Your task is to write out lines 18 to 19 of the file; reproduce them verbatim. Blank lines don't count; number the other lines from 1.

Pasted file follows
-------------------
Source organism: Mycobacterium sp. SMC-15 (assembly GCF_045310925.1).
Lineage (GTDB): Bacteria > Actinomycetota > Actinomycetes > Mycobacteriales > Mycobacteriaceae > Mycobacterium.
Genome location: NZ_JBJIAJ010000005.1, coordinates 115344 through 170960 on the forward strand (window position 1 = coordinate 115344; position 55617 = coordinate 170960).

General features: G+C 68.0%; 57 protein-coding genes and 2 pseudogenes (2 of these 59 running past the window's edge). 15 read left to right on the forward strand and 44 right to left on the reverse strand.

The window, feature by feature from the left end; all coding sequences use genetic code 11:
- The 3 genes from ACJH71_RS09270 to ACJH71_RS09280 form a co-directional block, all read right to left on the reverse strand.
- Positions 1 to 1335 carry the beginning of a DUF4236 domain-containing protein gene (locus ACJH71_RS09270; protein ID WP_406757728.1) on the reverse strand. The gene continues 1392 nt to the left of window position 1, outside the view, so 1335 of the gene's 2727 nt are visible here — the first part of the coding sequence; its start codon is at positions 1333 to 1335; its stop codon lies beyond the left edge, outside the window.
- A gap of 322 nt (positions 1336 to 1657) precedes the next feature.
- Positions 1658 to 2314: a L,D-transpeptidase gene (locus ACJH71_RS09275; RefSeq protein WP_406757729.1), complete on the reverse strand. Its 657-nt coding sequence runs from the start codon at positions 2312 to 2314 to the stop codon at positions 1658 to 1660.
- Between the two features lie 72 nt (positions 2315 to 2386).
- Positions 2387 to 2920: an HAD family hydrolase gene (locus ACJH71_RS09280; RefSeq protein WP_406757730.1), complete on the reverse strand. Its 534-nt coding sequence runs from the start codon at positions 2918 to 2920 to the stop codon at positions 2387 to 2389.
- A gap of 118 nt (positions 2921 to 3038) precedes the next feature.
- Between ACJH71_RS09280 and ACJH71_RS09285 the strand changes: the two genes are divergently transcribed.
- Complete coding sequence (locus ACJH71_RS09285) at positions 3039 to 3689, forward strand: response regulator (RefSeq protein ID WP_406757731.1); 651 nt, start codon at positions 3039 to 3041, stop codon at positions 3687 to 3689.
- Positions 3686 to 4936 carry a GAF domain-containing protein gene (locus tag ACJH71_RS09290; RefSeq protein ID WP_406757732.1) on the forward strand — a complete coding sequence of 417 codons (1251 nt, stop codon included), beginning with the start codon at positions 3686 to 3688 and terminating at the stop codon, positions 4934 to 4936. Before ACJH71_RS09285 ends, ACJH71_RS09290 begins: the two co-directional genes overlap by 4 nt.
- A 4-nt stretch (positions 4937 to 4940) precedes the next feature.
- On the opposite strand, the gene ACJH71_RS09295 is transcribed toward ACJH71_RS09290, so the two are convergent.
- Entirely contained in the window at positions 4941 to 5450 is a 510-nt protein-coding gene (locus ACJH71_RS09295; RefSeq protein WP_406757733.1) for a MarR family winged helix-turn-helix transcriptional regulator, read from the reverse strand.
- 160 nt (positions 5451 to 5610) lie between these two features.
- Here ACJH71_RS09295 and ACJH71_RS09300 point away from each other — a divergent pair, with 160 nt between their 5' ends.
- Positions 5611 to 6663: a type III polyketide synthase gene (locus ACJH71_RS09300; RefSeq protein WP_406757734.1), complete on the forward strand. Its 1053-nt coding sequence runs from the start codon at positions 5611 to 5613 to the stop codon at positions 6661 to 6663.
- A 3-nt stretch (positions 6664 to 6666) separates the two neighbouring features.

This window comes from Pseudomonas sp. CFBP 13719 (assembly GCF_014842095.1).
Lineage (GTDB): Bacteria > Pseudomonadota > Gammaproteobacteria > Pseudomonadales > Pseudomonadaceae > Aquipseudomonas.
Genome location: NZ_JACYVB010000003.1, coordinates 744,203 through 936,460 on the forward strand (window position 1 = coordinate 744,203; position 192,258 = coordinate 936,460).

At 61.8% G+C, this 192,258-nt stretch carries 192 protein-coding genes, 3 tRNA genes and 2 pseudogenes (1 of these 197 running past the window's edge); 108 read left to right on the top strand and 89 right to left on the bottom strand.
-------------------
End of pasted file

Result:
- Entirely contained in the window at positions 4941 to 5450 is a 510-nt protein-coding gene (locus ACJH71_RS09295; RefSeq protein WP_406757733.1) for a MarR family winged helix-turn-helix transcriptional regulator, read from the reverse strand.
- 160 nt (positions 5451 to 5610) lie between these two features.